VENICE 2022 Orizzonti Extra 'Nezouh' :: (نزوح) "The bombs can’t touch the stars"
by Fabien Lemercier, Cineuropa 04/09/2022
VENICE 2022: By way of an allegory and against a backdrop of female emancipation, Syrian filmmaker Soudade Kaadan explores the dilemma of whether to stay or leave a town destroyed by war.
“’Nezouh’ in Arabic is the displacement of souls, water and people; it is the displacement of light and darkness. “Nezouh” tries to talk about this inevitable invasion of light and hope in the midst of this chaos”, says director Soudade Kaadan.
"The bombs can’t touch the stars". Trusting in the future, overcoming one’s fears, hoping rather than suffering, being pragmatic by shaking off inertia and using your imagination, and, first and foremost, women seizing their independence and turning their backs on the traditional patriarchy: these are the main themes explored by the Syrian filmmaker born in France and based in London Soudade Kaadan in her second feature film Nezouh, presented in the 79th Venice Film Festival’s Orizzonti Extra line-up. It’s an allegorical film in the same vein as her first opus The Day I Lost My Shadow (crowned with the Lido’s Future Lion in 2018).
"It’s not the end of the world", "We’ve put all of our money into this apartment. We’re staying!", "The house isn’t that badly damaged. God must really love us to have saved it. I’m happy".
Deep in central Damas and in the thick of war, Motaz (Samir al-Masri) is pushing the boundaries of forced optimism to rare and unseen levels. Because there’s a constant risk of shelling in this nerve-wracking world of suspended time, snipers and armed patrols occupy the town’s deserted and devastated streets, and water, electricity and food are becoming desperately scarce, forcing a family man down dangerous paths. But the fear of becoming a refugee, a stray, is even stronger and Motaz clings on to his home like a limpet to a rock, imposing his outlook on his wife Halla (Kinda Alloush) and their daughter Zeina (Hala Zein). His blinkered vision reaches staggeringly new heights when a bomb blasts huge gaping holes into all the apartment’s walls and in the teenager’s bedroom ceiling, which her father hurries to cover over with fabric.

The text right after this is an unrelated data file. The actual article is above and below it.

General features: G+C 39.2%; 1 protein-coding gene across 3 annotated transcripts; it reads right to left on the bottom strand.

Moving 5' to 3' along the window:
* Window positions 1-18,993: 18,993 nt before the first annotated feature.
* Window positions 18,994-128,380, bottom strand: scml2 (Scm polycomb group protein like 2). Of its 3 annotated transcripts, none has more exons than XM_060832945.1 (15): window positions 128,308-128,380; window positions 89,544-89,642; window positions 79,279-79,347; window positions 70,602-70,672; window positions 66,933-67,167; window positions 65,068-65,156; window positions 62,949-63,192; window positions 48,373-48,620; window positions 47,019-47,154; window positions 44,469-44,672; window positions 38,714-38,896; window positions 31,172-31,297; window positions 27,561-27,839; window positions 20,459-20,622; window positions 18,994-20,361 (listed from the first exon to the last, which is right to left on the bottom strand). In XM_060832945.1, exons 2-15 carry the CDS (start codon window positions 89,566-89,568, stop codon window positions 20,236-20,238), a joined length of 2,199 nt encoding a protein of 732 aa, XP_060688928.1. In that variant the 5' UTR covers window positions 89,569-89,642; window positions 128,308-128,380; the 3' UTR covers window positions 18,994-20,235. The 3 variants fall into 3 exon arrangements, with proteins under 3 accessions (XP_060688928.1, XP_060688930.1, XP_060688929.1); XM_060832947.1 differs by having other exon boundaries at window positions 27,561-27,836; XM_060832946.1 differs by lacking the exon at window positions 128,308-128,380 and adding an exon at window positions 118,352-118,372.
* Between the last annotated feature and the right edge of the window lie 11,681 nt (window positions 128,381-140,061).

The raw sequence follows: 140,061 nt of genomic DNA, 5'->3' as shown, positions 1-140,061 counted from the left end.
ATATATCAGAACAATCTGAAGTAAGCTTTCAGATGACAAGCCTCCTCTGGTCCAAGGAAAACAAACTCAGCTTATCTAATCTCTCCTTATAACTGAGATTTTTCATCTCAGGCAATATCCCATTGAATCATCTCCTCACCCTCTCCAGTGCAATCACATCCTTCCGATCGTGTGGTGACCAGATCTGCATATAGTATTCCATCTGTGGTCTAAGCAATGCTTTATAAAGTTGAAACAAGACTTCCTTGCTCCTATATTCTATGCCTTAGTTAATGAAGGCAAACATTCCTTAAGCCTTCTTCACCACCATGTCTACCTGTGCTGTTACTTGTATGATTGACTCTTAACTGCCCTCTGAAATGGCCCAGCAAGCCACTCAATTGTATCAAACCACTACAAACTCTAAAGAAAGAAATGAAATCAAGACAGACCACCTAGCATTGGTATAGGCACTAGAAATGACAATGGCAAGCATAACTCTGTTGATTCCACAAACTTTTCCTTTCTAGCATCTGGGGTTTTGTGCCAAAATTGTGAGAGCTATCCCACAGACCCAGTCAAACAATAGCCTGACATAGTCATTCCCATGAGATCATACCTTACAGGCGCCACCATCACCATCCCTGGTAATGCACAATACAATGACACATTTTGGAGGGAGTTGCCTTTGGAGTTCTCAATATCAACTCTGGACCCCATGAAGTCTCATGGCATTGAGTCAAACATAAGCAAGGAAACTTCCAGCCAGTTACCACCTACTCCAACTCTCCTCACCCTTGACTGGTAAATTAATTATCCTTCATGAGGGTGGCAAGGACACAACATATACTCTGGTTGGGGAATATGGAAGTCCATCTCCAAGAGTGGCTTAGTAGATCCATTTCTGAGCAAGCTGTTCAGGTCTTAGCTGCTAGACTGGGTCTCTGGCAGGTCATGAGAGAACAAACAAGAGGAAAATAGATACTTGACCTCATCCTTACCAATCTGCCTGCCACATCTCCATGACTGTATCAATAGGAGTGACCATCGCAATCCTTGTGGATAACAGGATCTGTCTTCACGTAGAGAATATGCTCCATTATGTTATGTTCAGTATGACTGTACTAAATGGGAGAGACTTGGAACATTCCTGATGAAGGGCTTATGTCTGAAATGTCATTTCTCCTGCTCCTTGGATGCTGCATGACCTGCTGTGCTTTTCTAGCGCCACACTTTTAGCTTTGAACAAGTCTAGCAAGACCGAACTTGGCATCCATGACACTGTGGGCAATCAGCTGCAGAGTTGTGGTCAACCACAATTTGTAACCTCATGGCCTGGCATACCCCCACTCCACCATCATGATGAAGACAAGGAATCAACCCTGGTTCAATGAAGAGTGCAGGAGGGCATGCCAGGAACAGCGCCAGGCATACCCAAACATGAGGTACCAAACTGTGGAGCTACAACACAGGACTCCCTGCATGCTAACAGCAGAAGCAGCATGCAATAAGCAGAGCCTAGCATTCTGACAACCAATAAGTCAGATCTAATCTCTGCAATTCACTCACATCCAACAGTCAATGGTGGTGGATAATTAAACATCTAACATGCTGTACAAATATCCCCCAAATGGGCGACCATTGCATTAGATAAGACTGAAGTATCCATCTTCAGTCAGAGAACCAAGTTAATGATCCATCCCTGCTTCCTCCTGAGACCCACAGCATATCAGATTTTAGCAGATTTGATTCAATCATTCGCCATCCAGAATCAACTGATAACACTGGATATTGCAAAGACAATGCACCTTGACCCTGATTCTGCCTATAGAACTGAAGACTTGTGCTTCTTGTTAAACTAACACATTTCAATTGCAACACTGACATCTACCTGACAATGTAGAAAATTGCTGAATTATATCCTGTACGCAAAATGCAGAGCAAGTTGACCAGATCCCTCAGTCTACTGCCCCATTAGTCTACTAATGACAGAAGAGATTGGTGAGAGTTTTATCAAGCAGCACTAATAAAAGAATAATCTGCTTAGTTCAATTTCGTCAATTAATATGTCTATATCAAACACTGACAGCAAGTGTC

But brand-new possibilities and potential new beginnings open up for Zeina and her mother in this apartment buried in dust and rubble. And a young neighbour called Amer (Nizar Alani) edges onto the scene, throwing a rope down from the roof (so that Zeina can join him at night) and telling stories about a tunnel which allows people to escape from Damas… The mother and daughter subsequently decide to leave, but the father still won’t hear of it…
Brimming with wonderful surrealist ideas (the sky transforms into the sea on which Zeina skims stones, while the fabric masking the bomb damage swells up like boat sails, etc.) and treading a tragicomic line, Nezouhconveys to perfection the dilemma involved in deciding whether to stay or to leave, the full burden of the surrounding war and the difficulties involved in breaking with the patriarchy’s dominance in society ("you’re like my father: you tell me what I have to do"), mainly thanks to the huis-clos in the first half of the film.
Ultimately, however, despite multiple (perhaps even excessive) efforts in terms of mise en scène, the film’s narrative minimalism and the story’s over-optimistic spirit serve to dilute the force of the message directed at women:"don’t look back."
Nezouh is produced by English outfits Berkeley Media Group and KAF Production (the filmmaker’s own firm) alongside France’s Ex Nihilo. International sales are managed by mk2 films.